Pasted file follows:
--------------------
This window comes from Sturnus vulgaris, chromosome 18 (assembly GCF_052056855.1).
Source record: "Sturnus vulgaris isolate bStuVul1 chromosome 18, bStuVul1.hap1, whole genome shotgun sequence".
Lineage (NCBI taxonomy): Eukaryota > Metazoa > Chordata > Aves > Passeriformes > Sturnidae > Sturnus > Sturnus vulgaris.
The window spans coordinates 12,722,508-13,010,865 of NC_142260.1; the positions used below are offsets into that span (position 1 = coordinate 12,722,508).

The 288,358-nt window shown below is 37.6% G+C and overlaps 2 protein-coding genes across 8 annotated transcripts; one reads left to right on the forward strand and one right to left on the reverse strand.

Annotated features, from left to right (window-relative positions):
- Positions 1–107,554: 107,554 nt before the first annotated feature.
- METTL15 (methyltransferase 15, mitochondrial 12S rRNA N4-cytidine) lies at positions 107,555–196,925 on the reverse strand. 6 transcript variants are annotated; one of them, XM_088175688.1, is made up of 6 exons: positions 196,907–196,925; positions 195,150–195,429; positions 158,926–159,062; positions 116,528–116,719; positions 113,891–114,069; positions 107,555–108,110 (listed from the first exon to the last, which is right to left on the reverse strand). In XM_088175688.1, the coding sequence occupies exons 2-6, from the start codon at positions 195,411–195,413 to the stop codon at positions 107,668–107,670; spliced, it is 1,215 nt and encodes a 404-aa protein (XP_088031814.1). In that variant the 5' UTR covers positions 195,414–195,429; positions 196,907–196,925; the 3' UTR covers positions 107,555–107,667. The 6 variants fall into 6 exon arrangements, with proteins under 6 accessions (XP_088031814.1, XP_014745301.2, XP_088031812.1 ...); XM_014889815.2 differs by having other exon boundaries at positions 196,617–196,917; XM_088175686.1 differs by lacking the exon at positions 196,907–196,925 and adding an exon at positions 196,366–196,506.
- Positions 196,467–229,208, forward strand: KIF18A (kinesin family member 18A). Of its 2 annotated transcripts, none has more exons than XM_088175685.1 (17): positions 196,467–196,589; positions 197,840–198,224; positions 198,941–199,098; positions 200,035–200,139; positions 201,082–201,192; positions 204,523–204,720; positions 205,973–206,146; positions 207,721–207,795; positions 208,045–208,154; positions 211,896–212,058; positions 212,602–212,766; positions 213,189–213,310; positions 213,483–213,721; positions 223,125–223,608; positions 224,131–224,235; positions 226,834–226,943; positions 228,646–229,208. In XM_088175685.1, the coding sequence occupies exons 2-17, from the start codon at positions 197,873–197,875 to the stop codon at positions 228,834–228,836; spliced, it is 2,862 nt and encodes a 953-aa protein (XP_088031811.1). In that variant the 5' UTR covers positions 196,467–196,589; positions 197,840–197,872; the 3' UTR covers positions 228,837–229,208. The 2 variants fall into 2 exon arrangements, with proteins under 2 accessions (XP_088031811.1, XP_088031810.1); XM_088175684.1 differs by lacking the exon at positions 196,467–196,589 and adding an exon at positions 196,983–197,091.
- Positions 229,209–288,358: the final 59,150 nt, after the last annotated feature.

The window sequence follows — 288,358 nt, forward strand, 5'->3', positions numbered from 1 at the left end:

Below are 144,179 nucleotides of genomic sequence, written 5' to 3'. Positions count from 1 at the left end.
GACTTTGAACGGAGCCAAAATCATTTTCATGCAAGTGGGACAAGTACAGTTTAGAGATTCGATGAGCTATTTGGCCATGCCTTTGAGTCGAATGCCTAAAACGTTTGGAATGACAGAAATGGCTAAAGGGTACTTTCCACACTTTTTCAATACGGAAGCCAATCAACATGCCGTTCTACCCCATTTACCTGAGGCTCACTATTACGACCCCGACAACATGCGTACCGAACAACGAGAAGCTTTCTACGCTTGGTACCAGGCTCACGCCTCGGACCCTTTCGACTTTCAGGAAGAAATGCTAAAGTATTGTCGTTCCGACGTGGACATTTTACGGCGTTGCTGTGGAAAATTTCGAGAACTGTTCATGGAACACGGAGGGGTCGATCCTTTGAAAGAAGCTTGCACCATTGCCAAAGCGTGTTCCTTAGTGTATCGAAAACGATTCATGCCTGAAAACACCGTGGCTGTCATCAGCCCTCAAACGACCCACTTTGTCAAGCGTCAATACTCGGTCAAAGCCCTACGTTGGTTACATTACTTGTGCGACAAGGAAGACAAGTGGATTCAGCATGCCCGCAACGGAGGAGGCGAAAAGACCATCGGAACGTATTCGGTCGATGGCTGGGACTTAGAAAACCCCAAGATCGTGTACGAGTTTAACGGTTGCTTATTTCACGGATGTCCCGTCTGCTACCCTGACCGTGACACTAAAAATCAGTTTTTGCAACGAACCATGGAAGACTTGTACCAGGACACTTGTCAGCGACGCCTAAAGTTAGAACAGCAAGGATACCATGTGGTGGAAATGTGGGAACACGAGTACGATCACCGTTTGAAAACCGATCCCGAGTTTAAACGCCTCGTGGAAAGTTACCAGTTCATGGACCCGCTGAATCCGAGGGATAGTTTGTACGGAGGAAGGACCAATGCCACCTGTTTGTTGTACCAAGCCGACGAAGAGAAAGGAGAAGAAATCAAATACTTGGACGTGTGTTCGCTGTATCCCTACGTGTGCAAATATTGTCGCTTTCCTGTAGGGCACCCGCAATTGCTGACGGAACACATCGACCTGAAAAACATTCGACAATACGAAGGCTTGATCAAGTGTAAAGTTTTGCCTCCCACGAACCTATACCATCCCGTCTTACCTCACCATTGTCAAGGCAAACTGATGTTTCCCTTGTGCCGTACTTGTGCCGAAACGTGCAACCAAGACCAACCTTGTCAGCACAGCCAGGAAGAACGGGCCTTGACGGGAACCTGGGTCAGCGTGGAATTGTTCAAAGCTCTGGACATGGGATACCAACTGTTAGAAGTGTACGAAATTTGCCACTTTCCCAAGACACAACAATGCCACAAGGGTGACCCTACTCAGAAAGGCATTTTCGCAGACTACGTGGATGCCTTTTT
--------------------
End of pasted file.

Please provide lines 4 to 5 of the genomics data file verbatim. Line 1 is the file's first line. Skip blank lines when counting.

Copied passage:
The window spans coordinates 12,722,508-13,010,865 of NC_142260.1; the positions used below are offsets into that span (position 1 = coordinate 12,722,508).

The 288,358-nt window shown below is 37.6% G+C and overlaps 2 protein-coding genes across 8 annotated transcripts; one reads left to right on the forward strand and one right to left on the reverse strand.